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Why A.O. Jones Boulevard?

From left, brothers Oscar and Jim Jones look at a portrait, far left, of their father, A.O. Jones, a former principal at Fort Mill's high school. Photos of Fort Mill's former high school principals hang in the hallway at Fort Mill High.
From left, brothers Oscar and Jim Jones look at a portrait, far left, of their father, A.O. Jones, a former principal at Fort Mill's high school. Photos of Fort Mill's former high school principals hang in the hallway at Fort Mill High.

FORT MILL -- In rapidly growing Fort Mill, newcomers of less than two decades ask: Why was the street in front of the new Nation Ford High School named A.O. Jones Boulevard?

Many credit A.O. Jones with paving the path to Fort Mill schools' achievements. He was Fort Mill's first public high school principal in 1930. As superintendent, he hired eight principals who followed his standard.

Jones holds a place of honor in Fort Mill High's new historical photo exhibit and in the hearts of those who remember him. None revere him more than his sons Jim, 79, and Oscar, 80, who paired with district officials in championing the boulevard's name, contributed exhibit photos and donated their father's portrait to the district.

They hold keys to district history in their memory.

A 1916 graduate of Fort Mill's high school, A.O. Jones attended Presbyterian College, earned his master's degree from the University of South Carolina and did more graduate work at Columbia University in New York. In 1921, he began his teaching career in Fort Mill. He became principal at Central School, located where the post office sits on Tom Hall Street, when it became a high school for grades 7 through 11 in 1930. Grade 12 was added in 1948. During Jones' 43-year tenure, Central was renamed A.O. Jones Middle School.

The family lived at Clebourne and Tom Hall streets, raising chickens, cows and horses. A neighboring physician tethered a horse outside for house calls.

"I was born where Bank of America is now," said Jim, the more serious of the Jones boys. Oscar is a man with a cane and a twinkle in his eye. Their mother had been a Winthrop girl who taught school until she married.

The boys attended Confederate Street's Carothers school, where students were weighed-in when the school year began. Those deemed underweight were served soup and cornbread. Everyone else carried their lunch.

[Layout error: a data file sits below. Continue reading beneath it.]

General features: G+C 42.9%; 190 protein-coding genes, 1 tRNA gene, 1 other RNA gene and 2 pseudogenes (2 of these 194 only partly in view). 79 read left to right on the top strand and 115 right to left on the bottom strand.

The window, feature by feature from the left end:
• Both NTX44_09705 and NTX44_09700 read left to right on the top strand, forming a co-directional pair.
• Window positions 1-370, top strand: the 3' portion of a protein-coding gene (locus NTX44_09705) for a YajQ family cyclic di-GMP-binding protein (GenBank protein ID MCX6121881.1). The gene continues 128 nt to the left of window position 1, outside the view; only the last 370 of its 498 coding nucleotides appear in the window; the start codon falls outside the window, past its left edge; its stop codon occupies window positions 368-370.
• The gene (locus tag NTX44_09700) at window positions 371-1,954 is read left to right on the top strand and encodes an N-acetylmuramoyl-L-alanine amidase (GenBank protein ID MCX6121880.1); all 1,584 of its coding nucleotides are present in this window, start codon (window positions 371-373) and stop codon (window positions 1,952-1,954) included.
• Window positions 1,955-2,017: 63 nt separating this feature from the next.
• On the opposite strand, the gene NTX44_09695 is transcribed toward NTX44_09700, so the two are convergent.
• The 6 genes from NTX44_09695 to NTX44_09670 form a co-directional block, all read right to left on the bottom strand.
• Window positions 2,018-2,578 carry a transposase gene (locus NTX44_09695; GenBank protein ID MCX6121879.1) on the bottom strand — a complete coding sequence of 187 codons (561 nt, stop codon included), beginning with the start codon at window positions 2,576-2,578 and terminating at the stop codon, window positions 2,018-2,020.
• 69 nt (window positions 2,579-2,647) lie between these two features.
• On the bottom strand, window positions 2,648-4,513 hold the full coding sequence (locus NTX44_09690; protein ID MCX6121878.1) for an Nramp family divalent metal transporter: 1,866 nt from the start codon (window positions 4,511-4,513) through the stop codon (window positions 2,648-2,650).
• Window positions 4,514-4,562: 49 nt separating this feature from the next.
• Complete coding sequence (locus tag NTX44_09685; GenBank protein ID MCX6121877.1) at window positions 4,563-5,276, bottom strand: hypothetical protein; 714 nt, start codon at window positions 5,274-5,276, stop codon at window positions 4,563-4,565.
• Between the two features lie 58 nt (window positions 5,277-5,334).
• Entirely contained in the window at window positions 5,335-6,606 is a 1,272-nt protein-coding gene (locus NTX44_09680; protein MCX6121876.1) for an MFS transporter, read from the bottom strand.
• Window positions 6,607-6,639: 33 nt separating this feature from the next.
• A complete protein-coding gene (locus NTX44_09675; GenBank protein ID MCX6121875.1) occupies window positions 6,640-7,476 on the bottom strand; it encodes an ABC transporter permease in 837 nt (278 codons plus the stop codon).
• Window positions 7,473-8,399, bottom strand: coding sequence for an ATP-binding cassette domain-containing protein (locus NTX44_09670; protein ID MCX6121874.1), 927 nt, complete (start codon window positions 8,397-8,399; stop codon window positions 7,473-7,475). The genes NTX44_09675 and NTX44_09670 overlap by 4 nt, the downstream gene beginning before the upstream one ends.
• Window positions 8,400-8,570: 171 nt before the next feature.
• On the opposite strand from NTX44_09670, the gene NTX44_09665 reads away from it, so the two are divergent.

It was a two-story building with a coal-burning furnace and without air-conditioning. The second-floor library was downright hot in the springtime, so the windows were opened.

"We were in the library, and Ira Starnes was pickin' on me," Oscar said of his first school disciplinary encounter. "I told Ira if he didn't stop, I would throw his books out the window. He didn't, and I threw the books out the window. He put up his hand. They took us to the principal. That was Daddy."

Principal Jones made both boys hand-copy five pages from a textbook.

What the principal did at home that night was a mark of his character.

"He never mentioned it," Oscar remembered. Jones separated home and school.

Worship before golf

Church was another matter. There were no school activities on Wednesdays, church night. When Springs built a golf course, Col. Leroy Springs and Jones had a talk. The golf course would not open until 1 p.m. on Sundays.

Many Winthrop girls came to Fort Mill to teach. A.O. Jones visited their homes before hiring them and found rooms for them in town boarding houses.

As World War II approached, the boys ran the football track first thing each morning.

"We had to get in shape for war," Jim explained. Both brothers served in the military, but the war ended before they could see action.

Oscar's wife, Sarah Ellen, arrived in Fort Mill in 1947 from a town outside Atlanta to work at First Baptist Church.

"I thought I was going to a dead end," she said with a chuckle about countrified Fort Mill. "I told my mother I was afraid I would be stuck in that town."

Then she met Oscar, ended up teaching in Fort Mill and wouldn't dream of leaving.

The post-war economy brought a new Fort Mill High on Banks Street. It later became Banks Street Elementary, now the Fort Mill Academy alternative school. Fort Mill High English teacher Jane Langley found a job there through a friend in 1967.

"They were very interested in my personal life," she remembered. "They wanted to know what church I go to."

The Banks Street high school graduated about 60 students per senior class. When first entering the current Fort Mill High, Langley thought she "could never find my way around." Recently, Fort Mill High has graduated about 500 students per senior class. Langley is still there teaching English.

"Why would you want to leave the best?" she asked. "There's just a legacy here."

A.O. Jones retired after 43 years. He died in 1986.

Before Nation Ford, the district's second high school, opened this year, Fort Mill High English teacher Jason Ford, who graduated there, as did his parents, discussed creating a display to preserve the school's history with Principal Dee Christopher. The Jones family and others contributed photos of each school and every Fort Mill High principal.

Because district policy now prohibits schools from being named for people, district officials and the Jones family began successful conversations about having the street in front of Nation Ford named A.O. Jones Boulevard.

"He was a tremendous influence on me," said Jim's wife, Aggie. "A spiritually gentle man who loved his family."

Said Sarah Ellen, "He was one who made Fort Mill schools what they are today."

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